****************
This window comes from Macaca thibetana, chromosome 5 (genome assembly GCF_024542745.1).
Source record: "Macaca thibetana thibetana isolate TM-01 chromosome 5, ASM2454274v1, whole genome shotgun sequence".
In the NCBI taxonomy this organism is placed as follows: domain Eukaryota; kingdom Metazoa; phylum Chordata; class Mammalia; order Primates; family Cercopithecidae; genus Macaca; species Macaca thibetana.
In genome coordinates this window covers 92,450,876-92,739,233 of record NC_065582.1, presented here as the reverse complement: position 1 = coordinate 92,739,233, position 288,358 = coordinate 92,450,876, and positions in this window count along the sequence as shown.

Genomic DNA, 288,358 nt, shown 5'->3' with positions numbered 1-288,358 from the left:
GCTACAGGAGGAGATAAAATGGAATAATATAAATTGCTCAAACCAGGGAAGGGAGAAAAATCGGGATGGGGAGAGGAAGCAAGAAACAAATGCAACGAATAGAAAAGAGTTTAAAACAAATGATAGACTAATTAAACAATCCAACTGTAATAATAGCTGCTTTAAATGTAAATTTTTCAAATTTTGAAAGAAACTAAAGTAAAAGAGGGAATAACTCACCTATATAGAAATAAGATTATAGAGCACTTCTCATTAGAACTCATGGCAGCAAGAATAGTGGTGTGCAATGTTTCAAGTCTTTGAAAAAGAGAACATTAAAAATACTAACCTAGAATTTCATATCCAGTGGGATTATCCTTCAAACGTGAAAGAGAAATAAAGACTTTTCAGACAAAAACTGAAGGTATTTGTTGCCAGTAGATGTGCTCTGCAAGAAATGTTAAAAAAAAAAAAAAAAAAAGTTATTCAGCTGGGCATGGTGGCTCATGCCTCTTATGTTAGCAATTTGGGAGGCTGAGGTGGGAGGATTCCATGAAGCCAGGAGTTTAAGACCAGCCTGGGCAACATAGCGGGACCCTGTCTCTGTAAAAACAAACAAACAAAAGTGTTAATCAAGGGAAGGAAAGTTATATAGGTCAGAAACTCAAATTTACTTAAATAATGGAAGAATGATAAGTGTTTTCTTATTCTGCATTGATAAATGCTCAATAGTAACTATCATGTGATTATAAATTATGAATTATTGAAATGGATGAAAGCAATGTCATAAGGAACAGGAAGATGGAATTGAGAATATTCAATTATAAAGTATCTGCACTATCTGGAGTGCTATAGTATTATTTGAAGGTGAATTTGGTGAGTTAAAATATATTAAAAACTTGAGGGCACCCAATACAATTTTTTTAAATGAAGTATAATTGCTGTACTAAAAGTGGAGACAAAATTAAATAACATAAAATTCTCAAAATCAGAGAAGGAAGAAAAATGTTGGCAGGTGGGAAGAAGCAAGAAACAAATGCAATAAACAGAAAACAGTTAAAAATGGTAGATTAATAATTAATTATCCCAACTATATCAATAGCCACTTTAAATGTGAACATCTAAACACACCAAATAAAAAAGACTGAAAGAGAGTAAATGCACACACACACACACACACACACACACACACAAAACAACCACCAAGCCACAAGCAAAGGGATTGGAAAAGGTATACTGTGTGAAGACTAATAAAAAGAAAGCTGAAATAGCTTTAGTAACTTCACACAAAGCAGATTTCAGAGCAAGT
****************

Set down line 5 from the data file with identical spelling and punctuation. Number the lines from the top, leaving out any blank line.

Genomic DNA, 288,358 nt, shown 5'->3' with positions numbered 1-288,358 from the left: